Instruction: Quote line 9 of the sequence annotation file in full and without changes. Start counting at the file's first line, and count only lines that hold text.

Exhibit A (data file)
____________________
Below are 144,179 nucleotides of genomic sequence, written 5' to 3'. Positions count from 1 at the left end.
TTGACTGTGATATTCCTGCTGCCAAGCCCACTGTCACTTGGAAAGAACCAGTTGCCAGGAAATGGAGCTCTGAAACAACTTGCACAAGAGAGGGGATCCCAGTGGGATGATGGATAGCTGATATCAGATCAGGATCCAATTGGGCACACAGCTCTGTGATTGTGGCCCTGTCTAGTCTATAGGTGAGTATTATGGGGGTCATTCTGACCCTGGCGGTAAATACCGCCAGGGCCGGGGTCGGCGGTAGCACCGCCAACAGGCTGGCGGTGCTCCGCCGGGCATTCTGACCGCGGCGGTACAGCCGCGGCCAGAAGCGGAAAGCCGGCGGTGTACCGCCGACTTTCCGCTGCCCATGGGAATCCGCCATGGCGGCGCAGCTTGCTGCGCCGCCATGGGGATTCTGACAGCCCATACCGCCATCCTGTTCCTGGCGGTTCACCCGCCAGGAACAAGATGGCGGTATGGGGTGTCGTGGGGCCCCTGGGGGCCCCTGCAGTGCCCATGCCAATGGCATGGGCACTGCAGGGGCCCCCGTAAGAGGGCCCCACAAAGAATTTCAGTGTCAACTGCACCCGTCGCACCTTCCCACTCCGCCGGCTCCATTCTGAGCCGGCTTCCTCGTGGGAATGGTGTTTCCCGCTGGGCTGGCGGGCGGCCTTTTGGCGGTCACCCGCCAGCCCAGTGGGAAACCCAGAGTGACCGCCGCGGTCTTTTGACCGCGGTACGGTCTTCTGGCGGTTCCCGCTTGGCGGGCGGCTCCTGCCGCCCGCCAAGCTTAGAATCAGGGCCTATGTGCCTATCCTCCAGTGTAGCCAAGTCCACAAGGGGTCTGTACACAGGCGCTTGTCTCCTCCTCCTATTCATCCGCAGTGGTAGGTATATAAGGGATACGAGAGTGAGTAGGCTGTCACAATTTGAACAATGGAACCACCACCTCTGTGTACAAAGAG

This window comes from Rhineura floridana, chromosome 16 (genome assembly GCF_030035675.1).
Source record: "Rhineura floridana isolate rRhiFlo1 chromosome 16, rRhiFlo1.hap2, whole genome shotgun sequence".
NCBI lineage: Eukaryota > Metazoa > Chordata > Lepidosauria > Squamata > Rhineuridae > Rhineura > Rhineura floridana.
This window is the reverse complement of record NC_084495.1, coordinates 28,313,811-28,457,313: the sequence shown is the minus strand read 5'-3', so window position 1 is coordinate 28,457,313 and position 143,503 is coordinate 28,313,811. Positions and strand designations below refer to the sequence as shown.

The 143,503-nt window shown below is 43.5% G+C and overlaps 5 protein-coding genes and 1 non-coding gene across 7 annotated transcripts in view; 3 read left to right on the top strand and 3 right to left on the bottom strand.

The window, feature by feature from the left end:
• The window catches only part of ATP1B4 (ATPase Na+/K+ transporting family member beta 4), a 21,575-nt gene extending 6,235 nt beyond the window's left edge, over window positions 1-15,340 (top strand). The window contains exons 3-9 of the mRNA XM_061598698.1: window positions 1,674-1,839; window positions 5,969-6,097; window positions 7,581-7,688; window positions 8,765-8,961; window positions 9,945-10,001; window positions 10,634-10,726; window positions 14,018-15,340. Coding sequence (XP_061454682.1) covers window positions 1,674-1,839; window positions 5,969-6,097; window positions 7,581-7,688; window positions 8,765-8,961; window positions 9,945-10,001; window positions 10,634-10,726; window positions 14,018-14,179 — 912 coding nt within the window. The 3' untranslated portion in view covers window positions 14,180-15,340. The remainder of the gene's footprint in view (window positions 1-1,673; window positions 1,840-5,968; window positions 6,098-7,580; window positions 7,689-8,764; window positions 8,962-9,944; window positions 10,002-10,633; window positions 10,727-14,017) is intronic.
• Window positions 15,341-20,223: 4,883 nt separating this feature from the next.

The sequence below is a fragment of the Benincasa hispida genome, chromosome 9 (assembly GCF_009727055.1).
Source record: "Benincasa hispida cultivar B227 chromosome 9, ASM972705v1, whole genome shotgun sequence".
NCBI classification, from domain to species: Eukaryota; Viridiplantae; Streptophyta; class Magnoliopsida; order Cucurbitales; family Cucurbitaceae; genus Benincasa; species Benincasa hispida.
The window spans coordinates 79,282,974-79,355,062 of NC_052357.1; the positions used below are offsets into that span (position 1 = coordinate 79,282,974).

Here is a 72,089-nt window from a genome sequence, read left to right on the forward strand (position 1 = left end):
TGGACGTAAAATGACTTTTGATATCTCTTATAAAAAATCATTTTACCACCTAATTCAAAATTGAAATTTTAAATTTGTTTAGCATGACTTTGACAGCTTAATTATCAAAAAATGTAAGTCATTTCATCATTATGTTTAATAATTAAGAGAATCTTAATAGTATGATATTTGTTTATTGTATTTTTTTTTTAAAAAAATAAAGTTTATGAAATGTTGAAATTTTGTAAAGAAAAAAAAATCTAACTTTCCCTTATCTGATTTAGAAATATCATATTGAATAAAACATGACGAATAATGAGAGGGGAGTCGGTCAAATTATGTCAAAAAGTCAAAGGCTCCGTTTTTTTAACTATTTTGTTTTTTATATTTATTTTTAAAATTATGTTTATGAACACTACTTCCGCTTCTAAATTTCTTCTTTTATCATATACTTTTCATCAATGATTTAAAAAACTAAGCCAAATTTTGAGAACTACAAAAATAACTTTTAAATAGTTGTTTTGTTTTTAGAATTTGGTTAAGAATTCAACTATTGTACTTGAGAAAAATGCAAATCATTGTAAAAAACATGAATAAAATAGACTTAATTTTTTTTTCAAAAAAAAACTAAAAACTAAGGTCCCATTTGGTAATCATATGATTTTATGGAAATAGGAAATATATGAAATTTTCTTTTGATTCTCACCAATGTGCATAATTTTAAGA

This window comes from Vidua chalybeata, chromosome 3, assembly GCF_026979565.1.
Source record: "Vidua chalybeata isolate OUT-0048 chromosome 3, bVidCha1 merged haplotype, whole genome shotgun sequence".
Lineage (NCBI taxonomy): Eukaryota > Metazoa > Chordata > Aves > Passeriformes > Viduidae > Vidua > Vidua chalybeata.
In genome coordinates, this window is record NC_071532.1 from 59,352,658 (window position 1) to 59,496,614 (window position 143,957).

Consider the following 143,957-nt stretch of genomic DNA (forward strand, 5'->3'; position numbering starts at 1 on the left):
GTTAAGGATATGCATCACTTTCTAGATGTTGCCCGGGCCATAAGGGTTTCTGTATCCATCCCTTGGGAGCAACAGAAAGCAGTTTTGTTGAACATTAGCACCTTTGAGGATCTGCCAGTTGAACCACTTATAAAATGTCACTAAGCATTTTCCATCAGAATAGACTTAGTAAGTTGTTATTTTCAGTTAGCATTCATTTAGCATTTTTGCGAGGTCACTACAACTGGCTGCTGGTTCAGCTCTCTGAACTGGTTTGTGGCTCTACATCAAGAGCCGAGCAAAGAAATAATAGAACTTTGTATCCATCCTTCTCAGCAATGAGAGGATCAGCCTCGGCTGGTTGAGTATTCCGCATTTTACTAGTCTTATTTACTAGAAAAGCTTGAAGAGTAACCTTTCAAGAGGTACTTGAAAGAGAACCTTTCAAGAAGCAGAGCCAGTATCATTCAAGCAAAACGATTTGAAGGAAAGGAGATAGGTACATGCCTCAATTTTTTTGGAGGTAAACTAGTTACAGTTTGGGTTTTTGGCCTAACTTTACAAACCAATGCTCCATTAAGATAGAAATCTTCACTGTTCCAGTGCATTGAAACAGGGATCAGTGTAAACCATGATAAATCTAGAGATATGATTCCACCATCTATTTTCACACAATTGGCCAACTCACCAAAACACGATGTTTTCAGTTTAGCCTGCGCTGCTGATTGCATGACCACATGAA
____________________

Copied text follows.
• The window catches only part of ATP1B4 (ATPase Na+/K+ transporting family member beta 4), a 21,575-nt gene extending 6,235 nt beyond the window's left edge, over window positions 1-15,340 (top strand). The window contains exons 3-9 of the mRNA XM_061598698.1: window positions 1,674-1,839; window positions 5,969-6,097; window positions 7,581-7,688; window positions 8,765-8,961; window positions 9,945-10,001; window positions 10,634-10,726; window positions 14,018-15,340. Coding sequence (XP_061454682.1) covers window positions 1,674-1,839; window positions 5,969-6,097; window positions 7,581-7,688; window positions 8,765-8,961; window positions 9,945-10,001; window positions 10,634-10,726; window positions 14,018-14,179 — 912 coding nt within the window. The 3' untranslated portion in view covers window positions 14,180-15,340. The remainder of the gene's footprint in view (window positions 1-1,673; window positions 1,840-5,968; window positions 6,098-7,580; window positions 7,689-8,764; window positions 8,962-9,944; window positions 10,002-10,633; window positions 10,727-14,017) is intronic.